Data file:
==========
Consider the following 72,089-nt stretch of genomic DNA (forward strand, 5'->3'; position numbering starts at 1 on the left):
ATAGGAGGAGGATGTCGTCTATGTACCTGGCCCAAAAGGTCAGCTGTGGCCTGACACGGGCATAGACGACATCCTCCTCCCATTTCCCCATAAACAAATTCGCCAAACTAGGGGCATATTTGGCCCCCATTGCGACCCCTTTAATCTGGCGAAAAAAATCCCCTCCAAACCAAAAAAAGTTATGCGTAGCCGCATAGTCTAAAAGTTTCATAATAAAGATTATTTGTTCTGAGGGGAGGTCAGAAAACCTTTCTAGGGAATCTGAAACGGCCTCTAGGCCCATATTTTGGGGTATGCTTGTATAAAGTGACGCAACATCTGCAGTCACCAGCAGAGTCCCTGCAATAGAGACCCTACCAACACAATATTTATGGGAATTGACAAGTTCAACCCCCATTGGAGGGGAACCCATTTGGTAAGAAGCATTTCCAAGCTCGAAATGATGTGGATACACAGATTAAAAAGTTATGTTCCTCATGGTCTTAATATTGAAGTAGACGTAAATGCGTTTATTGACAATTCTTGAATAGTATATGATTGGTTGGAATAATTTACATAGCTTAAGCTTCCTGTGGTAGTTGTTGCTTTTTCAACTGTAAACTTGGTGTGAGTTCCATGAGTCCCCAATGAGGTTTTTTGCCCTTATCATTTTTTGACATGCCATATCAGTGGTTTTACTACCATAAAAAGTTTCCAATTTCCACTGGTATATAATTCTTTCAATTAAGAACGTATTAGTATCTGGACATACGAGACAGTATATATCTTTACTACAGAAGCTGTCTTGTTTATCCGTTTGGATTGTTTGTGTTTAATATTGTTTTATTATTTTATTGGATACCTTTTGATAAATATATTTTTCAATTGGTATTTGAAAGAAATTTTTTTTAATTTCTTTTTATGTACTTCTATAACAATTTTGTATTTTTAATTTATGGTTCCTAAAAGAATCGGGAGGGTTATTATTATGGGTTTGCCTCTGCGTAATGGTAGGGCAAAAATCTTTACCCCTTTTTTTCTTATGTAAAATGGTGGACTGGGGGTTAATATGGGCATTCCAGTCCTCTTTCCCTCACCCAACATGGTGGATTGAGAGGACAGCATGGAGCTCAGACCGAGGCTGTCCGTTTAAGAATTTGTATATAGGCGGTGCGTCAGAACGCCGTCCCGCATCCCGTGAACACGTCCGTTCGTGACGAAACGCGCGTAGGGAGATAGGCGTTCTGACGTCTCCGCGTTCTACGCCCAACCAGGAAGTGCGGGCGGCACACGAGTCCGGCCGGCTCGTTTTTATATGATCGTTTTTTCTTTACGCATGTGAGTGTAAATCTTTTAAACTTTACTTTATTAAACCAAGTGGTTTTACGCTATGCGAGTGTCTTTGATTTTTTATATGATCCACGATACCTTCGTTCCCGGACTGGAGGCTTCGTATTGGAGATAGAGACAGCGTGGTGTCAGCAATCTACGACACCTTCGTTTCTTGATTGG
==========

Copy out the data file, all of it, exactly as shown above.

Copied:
Consider the following 72,089-nt stretch of genomic DNA (forward strand, 5'->3'; position numbering starts at 1 on the left):
ATAGGAGGAGGATGTCGTCTATGTACCTGGCCCAAAAGGTCAGCTGTGGCCTGACACGGGCATAGACGACATCCTCCTCCCATTTCCCCATAAACAAATTCGCCAAACTAGGGGCATATTTGGCCCCCATTGCGACCCCTTTAATCTGGCGAAAAAAATCCCCTCCAAACCAAAAAAAGTTATGCGTAGCCGCATAGTCTAAAAGTTTCATAATAAAGATTATTTGTTCTGAGGGGAGGTCAGAAAACCTTTCTAGGGAATCTGAAACGGCCTCTAGGCCCATATTTTGGGGTATGCTTGTATAAAGTGACGCAACATCTGCAGTCACCAGCAGAGTCCCTGCAATAGAGACCCTACCAACACAATATTTATGGGAATTGACAAGTTCAACCCCCATTGGAGGGGAACCCATTTGGTAAGAAGCATTTCCAAGCTCGAAATGATGTGGATACACAGATTAAAAAGTTATGTTCCTCATGGTCTTAATATTGAAGTAGACGTAAATGCGTTTATTGACAATTCTTGAATAGTATATGATTGGTTGGAATAATTTACATAGCTTAAGCTTCCTGTGGTAGTTGTTGCTTTTTCAACTGTAAACTTGGTGTGAGTTCCATGAGTCCCCAATGAGGTTTTTTGCCCTTATCATTTTTTGACATGCCATATCAGTGGTTTTACTACCATAAAAAGTTTCCAATTTCCACTGGTATATAATTCTTTCAATTAAGAACGTATTAGTATCTGGACATACGAGACAGTATATATCTTTACTACAGAAGCTGTCTTGTTTATCCGTTTGGATTGTTTGTGTTTAATATTGTTTTATTATTTTATTGGATACCTTTTGATAAATATATTTTTCAATTGGTATTTGAAAGAAATTTTTTTTAATTTCTTTTTATGTACTTCTATAACAATTTTGTATTTTTAATTTATGGTTCCTAAAAGAATCGGGAGGGTTATTATTATGGGTTTGCCTCTGCGTAATGGTAGGGCAAAAATCTTTACCCCTTTTTTTCTTATGTAAAATGGTGGACTGGGGGTTAATATGGGCATTCCAGTCCTCTTTCCCTCACCCAACATGGTGGATTGAGAGGACAGCATGGAGCTCAGACCGAGGCTGTCCGTTTAAGAATTTGTATATAGGCGGTGCGTCAGAACGCCGTCCCGCATCCCGTGAACACGTCCGTTCGTGACGAAACGCGCGTAGGGAGATAGGCGTTCTGACGTCTCCGCGTTCTACGCCCAACCAGGAAGTGCGGGCGGCACACGAGTCCGGCCGGCTCGTTTTTATATGATCGTTTTTTCTTTACGCATGTGAGTGTAAATCTTTTAAACTTTACTTTATTAAACCAAGTGGTTTTACGCTATGCGAGTGTCTTTGATTTTTTATATGATCCACGATACCTTCGTTCCCGGACTGGAGGCTTCGTATTGGAGATAGAGACAGCGTGGTGTCAGCAATCTACGACACCTTCGTTTCTTGATTGG